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Beamwidth, Sidelobes and Nulls

An antenna's beamwidth is usually understood to mean the half-power beamwidth. The peak radiation intensity is found, and then the points on either side of the peak which represent half the power of the peak intensity are located. The angular distance between the half power points is defined as the beamwidth. Half the power expressed in decibels is -3dB, so the half power beamwidth is sometimes referred to as the 3dB beamwidth. Both horizontal and vertical beamwidths are usually considered.

If want to experiment with main beams, sidelobes and nulls, you should download this simulation from the Learning by Simulations site.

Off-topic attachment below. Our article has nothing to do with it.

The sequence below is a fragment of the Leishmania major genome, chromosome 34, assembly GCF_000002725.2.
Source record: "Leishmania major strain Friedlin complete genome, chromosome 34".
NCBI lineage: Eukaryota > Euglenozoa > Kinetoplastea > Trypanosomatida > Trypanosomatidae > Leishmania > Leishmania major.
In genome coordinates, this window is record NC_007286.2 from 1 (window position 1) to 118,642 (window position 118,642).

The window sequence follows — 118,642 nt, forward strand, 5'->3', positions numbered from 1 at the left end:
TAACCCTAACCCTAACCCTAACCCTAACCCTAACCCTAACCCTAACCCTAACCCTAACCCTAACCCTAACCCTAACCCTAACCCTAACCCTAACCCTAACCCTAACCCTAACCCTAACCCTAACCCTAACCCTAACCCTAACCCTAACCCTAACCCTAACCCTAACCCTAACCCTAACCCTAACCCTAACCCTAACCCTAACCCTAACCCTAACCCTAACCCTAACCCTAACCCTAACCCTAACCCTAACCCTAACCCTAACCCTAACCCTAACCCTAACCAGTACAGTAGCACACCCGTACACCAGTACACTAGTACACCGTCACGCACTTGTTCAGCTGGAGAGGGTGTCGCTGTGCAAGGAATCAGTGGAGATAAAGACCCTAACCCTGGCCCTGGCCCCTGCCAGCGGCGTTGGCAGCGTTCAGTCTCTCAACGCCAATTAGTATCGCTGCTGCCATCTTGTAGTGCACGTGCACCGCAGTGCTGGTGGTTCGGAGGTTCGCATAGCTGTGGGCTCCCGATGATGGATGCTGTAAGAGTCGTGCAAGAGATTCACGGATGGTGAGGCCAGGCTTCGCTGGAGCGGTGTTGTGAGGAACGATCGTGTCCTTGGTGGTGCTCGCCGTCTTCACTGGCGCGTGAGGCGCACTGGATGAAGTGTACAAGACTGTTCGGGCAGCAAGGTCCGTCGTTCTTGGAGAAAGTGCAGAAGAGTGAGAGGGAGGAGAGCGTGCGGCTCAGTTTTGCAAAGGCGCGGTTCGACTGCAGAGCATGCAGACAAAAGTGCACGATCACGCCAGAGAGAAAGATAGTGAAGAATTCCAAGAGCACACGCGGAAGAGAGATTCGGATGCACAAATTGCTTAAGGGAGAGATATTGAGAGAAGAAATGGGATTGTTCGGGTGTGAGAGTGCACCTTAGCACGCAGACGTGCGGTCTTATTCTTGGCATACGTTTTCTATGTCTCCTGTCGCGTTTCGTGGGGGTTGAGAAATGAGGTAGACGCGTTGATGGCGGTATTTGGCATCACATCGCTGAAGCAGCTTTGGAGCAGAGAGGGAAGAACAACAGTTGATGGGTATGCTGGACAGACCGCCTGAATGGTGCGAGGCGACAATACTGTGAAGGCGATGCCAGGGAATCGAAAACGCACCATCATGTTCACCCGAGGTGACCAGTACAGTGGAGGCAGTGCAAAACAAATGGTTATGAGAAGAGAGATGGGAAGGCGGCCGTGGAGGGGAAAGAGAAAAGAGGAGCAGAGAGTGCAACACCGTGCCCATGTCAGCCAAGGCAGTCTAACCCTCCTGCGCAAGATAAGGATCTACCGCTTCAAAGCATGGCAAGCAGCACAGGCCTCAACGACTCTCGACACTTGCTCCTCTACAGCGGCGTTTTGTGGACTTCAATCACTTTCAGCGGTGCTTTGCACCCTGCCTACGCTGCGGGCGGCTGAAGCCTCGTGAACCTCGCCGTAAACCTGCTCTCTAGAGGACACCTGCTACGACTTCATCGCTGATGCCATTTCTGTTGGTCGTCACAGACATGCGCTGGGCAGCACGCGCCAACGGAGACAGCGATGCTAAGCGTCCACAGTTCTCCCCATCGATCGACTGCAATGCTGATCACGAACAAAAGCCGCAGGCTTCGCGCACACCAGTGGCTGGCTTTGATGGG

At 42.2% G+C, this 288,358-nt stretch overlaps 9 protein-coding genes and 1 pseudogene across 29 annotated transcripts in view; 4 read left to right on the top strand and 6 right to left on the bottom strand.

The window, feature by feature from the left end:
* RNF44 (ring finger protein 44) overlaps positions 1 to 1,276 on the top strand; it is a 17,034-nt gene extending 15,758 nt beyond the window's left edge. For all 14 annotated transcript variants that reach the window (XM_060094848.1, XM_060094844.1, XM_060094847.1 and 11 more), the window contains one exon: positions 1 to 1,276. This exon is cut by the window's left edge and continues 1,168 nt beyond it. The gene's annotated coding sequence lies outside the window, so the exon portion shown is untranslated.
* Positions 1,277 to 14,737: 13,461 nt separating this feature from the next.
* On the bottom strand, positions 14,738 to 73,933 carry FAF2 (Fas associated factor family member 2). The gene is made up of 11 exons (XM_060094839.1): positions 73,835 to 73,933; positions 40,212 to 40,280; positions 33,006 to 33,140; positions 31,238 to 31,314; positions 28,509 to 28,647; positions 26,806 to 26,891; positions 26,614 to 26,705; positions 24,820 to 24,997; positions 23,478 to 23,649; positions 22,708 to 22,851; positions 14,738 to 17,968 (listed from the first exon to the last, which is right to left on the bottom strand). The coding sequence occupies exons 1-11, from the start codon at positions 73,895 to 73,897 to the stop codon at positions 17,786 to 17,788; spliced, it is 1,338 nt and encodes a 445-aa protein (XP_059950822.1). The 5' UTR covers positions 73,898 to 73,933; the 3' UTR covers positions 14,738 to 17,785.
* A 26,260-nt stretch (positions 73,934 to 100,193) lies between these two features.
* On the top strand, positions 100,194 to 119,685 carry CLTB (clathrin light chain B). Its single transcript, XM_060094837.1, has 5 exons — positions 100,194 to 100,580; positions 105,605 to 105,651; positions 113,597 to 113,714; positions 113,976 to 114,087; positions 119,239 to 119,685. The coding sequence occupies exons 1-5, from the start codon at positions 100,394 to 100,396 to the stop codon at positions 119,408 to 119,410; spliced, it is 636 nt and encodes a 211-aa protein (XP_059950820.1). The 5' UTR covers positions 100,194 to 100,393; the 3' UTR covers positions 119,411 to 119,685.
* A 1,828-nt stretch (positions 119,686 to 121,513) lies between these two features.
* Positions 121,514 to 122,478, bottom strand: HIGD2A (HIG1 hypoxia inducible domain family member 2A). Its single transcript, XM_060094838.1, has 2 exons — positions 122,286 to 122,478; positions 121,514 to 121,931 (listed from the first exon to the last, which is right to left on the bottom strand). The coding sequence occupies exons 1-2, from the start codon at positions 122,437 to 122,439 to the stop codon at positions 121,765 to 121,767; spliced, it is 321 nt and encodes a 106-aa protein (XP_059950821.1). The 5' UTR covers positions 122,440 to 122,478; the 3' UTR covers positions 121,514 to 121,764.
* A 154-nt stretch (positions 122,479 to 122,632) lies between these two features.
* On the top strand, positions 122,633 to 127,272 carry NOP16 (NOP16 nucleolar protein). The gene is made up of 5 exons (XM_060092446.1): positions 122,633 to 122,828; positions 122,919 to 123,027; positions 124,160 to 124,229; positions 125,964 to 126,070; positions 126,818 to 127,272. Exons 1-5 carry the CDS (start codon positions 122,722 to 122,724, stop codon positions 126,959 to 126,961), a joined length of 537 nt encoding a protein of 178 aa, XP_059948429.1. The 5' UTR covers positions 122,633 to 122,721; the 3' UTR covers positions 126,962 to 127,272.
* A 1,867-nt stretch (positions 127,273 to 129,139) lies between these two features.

Assuming that most of the radiated power is not divided into sidelobes, then the directive gain is inversely proportional to the beamwidth: as the beam-width decreases, the directive gain increases.

No antenna is able to radiate all the energy in one preferred direction. Some is inevitably radiated in other directions. These smaller peaks are referred to as sidelobes, commonly specified in dB down from the main lobe.

In an antenna radiation pattern, a null is a zone in which the effective radiated power is at a minimum. A null often has a narrow directivity angle compared to that of the main beam. Thus, the null is useful for several purposes, such as suppression of interfering signals in a given direction.

Last Update: 2007-01-25